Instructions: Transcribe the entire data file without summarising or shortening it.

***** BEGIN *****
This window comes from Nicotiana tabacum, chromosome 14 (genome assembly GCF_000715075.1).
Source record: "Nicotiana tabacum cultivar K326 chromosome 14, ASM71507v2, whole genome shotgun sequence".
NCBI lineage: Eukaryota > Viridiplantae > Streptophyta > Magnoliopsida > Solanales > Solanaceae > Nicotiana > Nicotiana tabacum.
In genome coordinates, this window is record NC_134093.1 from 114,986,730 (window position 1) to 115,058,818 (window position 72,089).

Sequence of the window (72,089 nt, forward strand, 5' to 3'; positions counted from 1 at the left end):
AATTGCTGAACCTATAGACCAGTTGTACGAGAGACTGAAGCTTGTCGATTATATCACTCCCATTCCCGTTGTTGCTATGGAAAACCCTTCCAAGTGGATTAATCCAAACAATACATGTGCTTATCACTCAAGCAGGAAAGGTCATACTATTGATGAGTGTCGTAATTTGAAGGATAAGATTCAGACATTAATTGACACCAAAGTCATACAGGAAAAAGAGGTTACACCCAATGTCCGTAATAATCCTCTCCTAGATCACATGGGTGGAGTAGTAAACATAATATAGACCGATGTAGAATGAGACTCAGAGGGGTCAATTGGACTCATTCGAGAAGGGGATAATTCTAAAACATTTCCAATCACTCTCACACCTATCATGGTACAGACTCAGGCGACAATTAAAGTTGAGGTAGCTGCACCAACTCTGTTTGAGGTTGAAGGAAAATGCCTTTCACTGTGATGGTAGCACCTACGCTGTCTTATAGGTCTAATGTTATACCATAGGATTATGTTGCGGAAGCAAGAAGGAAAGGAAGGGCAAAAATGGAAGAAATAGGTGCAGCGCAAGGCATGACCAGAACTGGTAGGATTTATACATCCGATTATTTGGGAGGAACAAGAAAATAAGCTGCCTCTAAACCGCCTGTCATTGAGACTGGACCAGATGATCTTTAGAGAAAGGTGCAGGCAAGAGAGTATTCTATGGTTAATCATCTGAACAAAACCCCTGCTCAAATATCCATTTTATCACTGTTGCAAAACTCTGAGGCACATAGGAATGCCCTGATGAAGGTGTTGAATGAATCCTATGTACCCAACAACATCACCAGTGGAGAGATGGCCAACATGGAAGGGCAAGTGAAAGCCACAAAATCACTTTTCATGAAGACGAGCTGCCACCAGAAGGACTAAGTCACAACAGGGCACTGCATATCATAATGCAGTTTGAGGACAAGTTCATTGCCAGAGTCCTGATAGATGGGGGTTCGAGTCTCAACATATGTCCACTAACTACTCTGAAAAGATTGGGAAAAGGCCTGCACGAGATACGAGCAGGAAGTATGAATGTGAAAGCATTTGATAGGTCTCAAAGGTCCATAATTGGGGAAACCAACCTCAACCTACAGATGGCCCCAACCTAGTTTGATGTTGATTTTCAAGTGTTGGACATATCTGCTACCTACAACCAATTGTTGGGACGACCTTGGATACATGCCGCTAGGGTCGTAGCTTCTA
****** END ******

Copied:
This window comes from Nicotiana tabacum, chromosome 14 (genome assembly GCF_000715075.1).
Source record: "Nicotiana tabacum cultivar K326 chromosome 14, ASM71507v2, whole genome shotgun sequence".
NCBI lineage: Eukaryota > Viridiplantae > Streptophyta > Magnoliopsida > Solanales > Solanaceae > Nicotiana > Nicotiana tabacum.
In genome coordinates, this window is record NC_134093.1 from 114,986,730 (window position 1) to 115,058,818 (window position 72,089).

Sequence of the window (72,089 nt, forward strand, 5' to 3'; positions counted from 1 at the left end):
AATTGCTGAACCTATAGACCAGTTGTACGAGAGACTGAAGCTTGTCGATTATATCACTCCCATTCCCGTTGTTGCTATGGAAAACCCTTCCAAGTGGATTAATCCAAACAATACATGTGCTTATCACTCAAGCAGGAAAGGTCATACTATTGATGAGTGTCGTAATTTGAAGGATAAGATTCAGACATTAATTGACACCAAAGTCATACAGGAAAAAGAGGTTACACCCAATGTCCGTAATAATCCTCTCCTAGATCACATGGGTGGAGTAGTAAACATAATATAGACCGATGTAGAATGAGACTCAGAGGGGTCAATTGGACTCATTCGAGAAGGGGATAATTCTAAAACATTTCCAATCACTCTCACACCTATCATGGTACAGACTCAGGCGACAATTAAAGTTGAGGTAGCTGCACCAACTCTGTTTGAGGTTGAAGGAAAATGCCTTTCACTGTGATGGTAGCACCTACGCTGTCTTATAGGTCTAATGTTATACCATAGGATTATGTTGCGGAAGCAAGAAGGAAAGGAAGGGCAAAAATGGAAGAAATAGGTGCAGCGCAAGGCATGACCAGAACTGGTAGGATTTATACATCCGATTATTTGGGAGGAACAAGAAAATAAGCTGCCTCTAAACCGCCTGTCATTGAGACTGGACCAGATGATCTTTAGAGAAAGGTGCAGGCAAGAGAGTATTCTATGGTTAATCATCTGAACAAAACCCCTGCTCAAATATCCATTTTATCACTGTTGCAAAACTCTGAGGCACATAGGAATGCCCTGATGAAGGTGTTGAATGAATCCTATGTACCCAACAACATCACCAGTGGAGAGATGGCCAACATGGAAGGGCAAGTGAAAGCCACAAAATCACTTTTCATGAAGACGAGCTGCCACCAGAAGGACTAAGTCACAACAGGGCACTGCATATCATAATGCAGTTTGAGGACAAGTTCATTGCCAGAGTCCTGATAGATGGGGGTTCGAGTCTCAACATATGTCCACTAACTACTCTGAAAAGATTGGGAAAAGGCCTGCACGAGATACGAGCAGGAAGTATGAATGTGAAAGCATTTGATAGGTCTCAAAGGTCCATAATTGGGGAAACCAACCTCAACCTACAGATGGCCCCAACCTAGTTTGATGTTGATTTTCAAGTGTTGGACATATCTGCTACCTACAACCAATTGTTGGGACGACCTTGGATACATGCCGCTAGGGTCGTAGCTTCTA